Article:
Hyundai HCD-12 has Curb appeal – and Blue Link

  • 13-Jan-2011 04:37 EST
Hyundai Curb top view.jpg

The Curb's unique wraparound glazing is supported by structural trusses. Combined with the moonroof, the overall look resembles the bridge on a cruise liner.

The Curb is Hyundai’s 12th concept vehicle designed at the company’s California Design Center in Irvine, hence its HCD-12 code. Described as “a compact UAV for Generation Y living an urban lifestyle with an active night life,” the Curb’s world debut in Detroit carried a far greater purpose than being an excuse to use every trendy marketing cliché in the book.

“The Curb showed Hyundai’s new design language for its crossover utilities, and points to the next-generation Tucson,” observed Mike Jackson, Senior Manager of North American Vehicle Forecasts for IHS Automotive. It also serves as a prototype platform for future Hyundai Blue Link telematics technology.

The concept’s inspiration came from the need to evolve Hyundai’s “Fluidic Sculpture” design language for younger buyers. The fluidic language has played a major role in the current Sonata’s strong sales performance and also is used on the all-new 2011 Elantra.

On the HCD-12, wraparound glazing supported by structural trusses envelopes the A pillars. Combined with a truncated engine compartment, the overall look is almost like a cab-over truck. It was described by one veteran autowriter as “a 21st century take on the classic VW Microbus.”

The open-trussed-glass construction helps increase occupants’ visibility in dense urban traffic environments, according to HCD-12’s Design Manager, John Krsteski. The tall bodysides, thin head- and taillamps, and mammoth 22-in-diameter wheels help lend the appearance of a full size SUV.

The Curb is 164.2 in (4170 mm) long and rides on a 103.9-in (2639-mm) wheelbase. Overall width is 70.9 in (1801 mm). Claimed curb weight is 2800 lb (1270 kg).

To improve the vehicle’s aerodynamics, rear-facing cameras replace the side mirrors and are linked to a head-up display (HUD) supplied by Continental, which also provided the Curb's Autolinq operating system.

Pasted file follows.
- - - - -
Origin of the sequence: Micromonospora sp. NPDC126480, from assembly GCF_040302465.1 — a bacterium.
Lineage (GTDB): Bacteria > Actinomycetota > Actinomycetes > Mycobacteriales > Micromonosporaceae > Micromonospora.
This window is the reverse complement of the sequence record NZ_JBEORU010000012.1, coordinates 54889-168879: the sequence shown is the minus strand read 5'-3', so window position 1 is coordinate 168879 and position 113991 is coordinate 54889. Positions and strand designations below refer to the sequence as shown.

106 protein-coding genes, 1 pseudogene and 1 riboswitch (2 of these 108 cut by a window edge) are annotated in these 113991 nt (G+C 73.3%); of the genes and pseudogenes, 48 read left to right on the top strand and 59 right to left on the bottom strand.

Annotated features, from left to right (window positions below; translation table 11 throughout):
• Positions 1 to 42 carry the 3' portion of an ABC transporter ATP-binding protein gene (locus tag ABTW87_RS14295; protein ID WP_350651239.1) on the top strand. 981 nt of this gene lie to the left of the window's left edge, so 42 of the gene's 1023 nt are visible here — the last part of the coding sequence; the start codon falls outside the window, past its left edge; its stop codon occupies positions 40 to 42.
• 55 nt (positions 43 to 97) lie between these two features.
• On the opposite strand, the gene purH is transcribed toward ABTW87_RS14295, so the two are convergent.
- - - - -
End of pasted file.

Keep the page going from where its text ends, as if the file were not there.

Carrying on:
A TouchSense touch pad, supplied by Methode Electronics and integrated into each door's outer panel, controls door opening and closing when a finger is dragged lightly across it. The clamshell-type rear hatch also is actuated by a TouchSense pad.

Curb is powered by a turbocharged 1.6-L direct-injected gasoline four-cylinder from the Gamma engine family, mated to a twin-clutch direct shift gearbox (DSG). Claimed engine output is 175 hp (131 kW) and 169 lb•ft (229 N•m). The powertrain is configured for the company’s Idle Stop and Go (ISG) start-stop system and when installed in the Curb is claimed to be capable of more than 30 mpg city/40 mpg highway U.S. EPA fuel economy.

A Blue Link test platform

Curb is outfitted with Hyundai’s Blue Link telematics system, introduced at the Consumer Electronics Show in January. Blue Link is Hyundai’s response to General Motors' OnStar and other OEMs’ systems. It offers similar features including remote driver-to-vehicle connectivity; automated crash notification and SOS emergency assistance; turn-by-turn directions; point-of-interest (POI) web search and download; automated diagnostics; stolen vehicle recovery; and vehicle immobilization.

Blue Link’s Location Sharing feature allows occupants to send their vehicle's location to select members of a social networking site. If a friend has accepted the owner’s invitation to Location Sharing, then that location will show up as a POI on the navigation screen.

Hyundai is using the AirFrame embedded connectivity solution supplied by Aeris. Blue Link will first enter production on the 2011 Sonata this spring. The 2012 Veloster coupe will be the second application. The rest of Hyundai’s model range is expected to have Blue Link by 2013.

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